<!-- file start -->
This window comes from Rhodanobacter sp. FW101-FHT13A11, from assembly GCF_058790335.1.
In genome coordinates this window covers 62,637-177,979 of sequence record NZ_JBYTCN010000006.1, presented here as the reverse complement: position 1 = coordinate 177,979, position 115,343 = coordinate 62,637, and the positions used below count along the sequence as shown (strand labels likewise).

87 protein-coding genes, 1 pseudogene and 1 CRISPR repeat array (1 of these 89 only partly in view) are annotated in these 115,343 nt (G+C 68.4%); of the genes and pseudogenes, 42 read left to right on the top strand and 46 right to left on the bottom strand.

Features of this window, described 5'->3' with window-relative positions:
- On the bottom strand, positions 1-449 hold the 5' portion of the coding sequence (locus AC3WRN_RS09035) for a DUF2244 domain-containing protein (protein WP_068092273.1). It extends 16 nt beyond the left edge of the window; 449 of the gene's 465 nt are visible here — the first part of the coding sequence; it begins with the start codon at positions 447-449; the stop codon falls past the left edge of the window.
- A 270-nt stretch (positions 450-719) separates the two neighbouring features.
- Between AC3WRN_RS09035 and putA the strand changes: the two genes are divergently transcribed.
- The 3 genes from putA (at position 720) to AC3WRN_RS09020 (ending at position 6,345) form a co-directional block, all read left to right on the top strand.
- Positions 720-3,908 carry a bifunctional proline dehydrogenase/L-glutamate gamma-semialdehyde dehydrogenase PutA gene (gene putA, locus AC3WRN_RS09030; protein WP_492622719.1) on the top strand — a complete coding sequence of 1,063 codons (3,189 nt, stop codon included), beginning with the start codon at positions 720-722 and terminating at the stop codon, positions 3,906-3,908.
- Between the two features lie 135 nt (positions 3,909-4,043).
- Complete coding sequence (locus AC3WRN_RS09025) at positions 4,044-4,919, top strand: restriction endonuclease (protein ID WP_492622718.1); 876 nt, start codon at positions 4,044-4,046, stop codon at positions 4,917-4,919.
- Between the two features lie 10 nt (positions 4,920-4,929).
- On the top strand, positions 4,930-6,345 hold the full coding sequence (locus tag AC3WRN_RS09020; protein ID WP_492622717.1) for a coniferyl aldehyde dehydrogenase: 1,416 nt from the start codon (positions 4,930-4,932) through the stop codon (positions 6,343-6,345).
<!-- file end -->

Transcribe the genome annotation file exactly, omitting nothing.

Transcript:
This window comes from Rhodanobacter sp. FW101-FHT13A11, from assembly GCF_058790335.1.
In genome coordinates this window covers 62,637-177,979 of sequence record NZ_JBYTCN010000006.1, presented here as the reverse complement: position 1 = coordinate 177,979, position 115,343 = coordinate 62,637, and the positions used below count along the sequence as shown (strand labels likewise).

87 protein-coding genes, 1 pseudogene and 1 CRISPR repeat array (1 of these 89 only partly in view) are annotated in these 115,343 nt (G+C 68.4%); of the genes and pseudogenes, 42 read left to right on the top strand and 46 right to left on the bottom strand.

Features of this window, described 5'->3' with window-relative positions:
- On the bottom strand, positions 1-449 hold the 5' portion of the coding sequence (locus AC3WRN_RS09035) for a DUF2244 domain-containing protein (protein WP_068092273.1). It extends 16 nt beyond the left edge of the window; 449 of the gene's 465 nt are visible here — the first part of the coding sequence; it begins with the start codon at positions 447-449; the stop codon falls past the left edge of the window.
- A 270-nt stretch (positions 450-719) separates the two neighbouring features.
- Between AC3WRN_RS09035 and putA the strand changes: the two genes are divergently transcribed.
- The 3 genes from putA (at position 720) to AC3WRN_RS09020 (ending at position 6,345) form a co-directional block, all read left to right on the top strand.
- Positions 720-3,908 carry a bifunctional proline dehydrogenase/L-glutamate gamma-semialdehyde dehydrogenase PutA gene (gene putA, locus AC3WRN_RS09030; protein WP_492622719.1) on the top strand — a complete coding sequence of 1,063 codons (3,189 nt, stop codon included), beginning with the start codon at positions 720-722 and terminating at the stop codon, positions 3,906-3,908.
- Between the two features lie 135 nt (positions 3,909-4,043).
- Complete coding sequence (locus AC3WRN_RS09025) at positions 4,044-4,919, top strand: restriction endonuclease (protein ID WP_492622718.1); 876 nt, start codon at positions 4,044-4,046, stop codon at positions 4,917-4,919.
- Between the two features lie 10 nt (positions 4,920-4,929).
- On the top strand, positions 4,930-6,345 hold the full coding sequence (locus tag AC3WRN_RS09020; protein ID WP_492622717.1) for a coniferyl aldehyde dehydrogenase: 1,416 nt from the start codon (positions 4,930-4,932) through the stop codon (positions 6,343-6,345).